The policy could impact other industries, besides the oilpatch, including natural gas and condensate producers in the area, since the oilsands is a large consumer of both products. Condensate, or diluent – is a type of super light oil that is used to thin the thick bitumen produced in Alberta and help it flow through pipelines.

Birn said a disruption could occur in the condensate market. In addition, the natural gas sector was anticipating growth in the oilsands in 2019, but that likely won’t occur anymore.

“We don’t think the oilsands will consume less natural gas because of the curtailment, it just will not grow to the same extent,” he said.

Another possible consequence could be an inability for some oil companies to send the exact type and volume of oil expected to refineries across the continent. Certain contracts or commitments may not be met.

“They may be in the position of not being able to deliver what they promised to deliver to a refinery,” said Birn.



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Sherwood Park

Sherwood Park is a large hamlet in Alberta, Canada within Strathcona County that is recognized as an urban service area.[7] It is located adjacent to the City of Edmonton’s eastern boundary,[8] generally south of Highway 16 (Yellowhead Trail), west of Highway 21 and north of Highway 630 (Wye Road).[9] Other portions of Sherwood Park extend beyond Yellowhead Trail and Wye Road, while Anthony Henday Drive (Highway 216) separates Refinery Row to the west from the balance of the hamlet to the east.[9]

Sherwood Park was established in 1955 on farmland of the Smeltzer family, east of Edmonton. With a population of 70,618 in 2016,[6] Sherwood Park has enough people to be Alberta’s seventh largest city, but technically retains the status of a hamlet. The Government of Alberta recognizes the Sherwood Park Urban Service Area as equivalent to a city.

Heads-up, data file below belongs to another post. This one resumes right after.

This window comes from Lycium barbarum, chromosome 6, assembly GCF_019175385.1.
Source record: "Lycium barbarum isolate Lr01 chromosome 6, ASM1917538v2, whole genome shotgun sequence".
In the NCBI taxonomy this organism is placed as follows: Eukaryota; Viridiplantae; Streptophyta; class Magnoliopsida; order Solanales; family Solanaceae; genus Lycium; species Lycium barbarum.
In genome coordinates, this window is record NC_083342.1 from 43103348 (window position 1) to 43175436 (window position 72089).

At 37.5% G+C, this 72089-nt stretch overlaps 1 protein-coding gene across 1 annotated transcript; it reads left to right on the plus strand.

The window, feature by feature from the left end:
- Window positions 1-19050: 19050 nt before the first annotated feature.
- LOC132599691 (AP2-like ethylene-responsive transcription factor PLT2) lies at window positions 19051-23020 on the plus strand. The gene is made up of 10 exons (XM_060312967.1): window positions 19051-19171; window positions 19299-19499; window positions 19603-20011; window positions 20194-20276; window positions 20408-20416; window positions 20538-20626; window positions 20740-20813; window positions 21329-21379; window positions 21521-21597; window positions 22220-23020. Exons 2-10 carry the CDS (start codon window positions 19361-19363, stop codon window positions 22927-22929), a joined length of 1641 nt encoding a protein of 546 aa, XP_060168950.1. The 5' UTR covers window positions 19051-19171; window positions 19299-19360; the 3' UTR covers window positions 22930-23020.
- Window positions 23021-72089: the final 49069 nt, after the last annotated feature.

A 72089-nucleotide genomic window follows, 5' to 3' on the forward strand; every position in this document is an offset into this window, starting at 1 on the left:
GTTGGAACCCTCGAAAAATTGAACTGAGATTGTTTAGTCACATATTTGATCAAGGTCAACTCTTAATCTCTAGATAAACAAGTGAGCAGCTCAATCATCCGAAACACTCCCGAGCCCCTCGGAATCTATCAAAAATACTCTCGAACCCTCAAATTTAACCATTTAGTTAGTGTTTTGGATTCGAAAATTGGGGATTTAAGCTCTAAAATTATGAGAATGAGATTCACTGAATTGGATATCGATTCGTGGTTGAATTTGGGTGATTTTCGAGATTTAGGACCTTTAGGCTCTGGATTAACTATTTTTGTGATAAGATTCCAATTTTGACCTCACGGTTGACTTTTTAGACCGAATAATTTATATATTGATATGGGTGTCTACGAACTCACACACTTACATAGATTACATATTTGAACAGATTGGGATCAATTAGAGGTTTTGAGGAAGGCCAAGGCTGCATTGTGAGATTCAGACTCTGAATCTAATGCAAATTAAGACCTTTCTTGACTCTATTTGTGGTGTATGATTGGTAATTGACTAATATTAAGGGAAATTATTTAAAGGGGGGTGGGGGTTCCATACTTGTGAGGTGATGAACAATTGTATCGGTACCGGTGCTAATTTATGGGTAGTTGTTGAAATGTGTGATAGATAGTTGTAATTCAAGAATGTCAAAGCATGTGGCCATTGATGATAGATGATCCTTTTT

History

Sherwood Park, originally named Campbelltown, was founded by John Hook Campbell and John Mitchell in 1953 when the Municipal District of Strathcona No. 83 approved their proposed development of a bedroom community east of Edmonton. The first homes within the community were marketed to the public in 1955. Canada Post intervened on the name of Campbelltown due to the existence of several other communities in Canada within the same name, so the community’s name was changed to Sherwood Park in 1956.
Geography

The Sherwood Park Urban Service Area is located in the Edmonton Capital Region along the western edge of central Strathcona County adjacent to the City of Edmonton.[8] The majority of the community is bound by Highway 16 (Yellowhead Highway) to the north, Highway 21 to the east, Highway 630 (Wye Road) to the south, and Anthony Henday Drive (Highway 216) to the west. The Refinery Row portion of Sherwood Park is located across Anthony Henday Drive to the west, between Sherwood Park Freeway and Highway 16. Numerous developments fronting the south side of Wye Road, including Wye Gardens, Wye Crossing, Salisbury Village and the Estates of Sherwood Park, are also within the community. Lands north of Highway 16 and south of Township Road 534/Oldman Creek between Range Road 232 (Sherwood Drive) to the west and Highway 21 to the east are also within the Sherwood Park urban service area.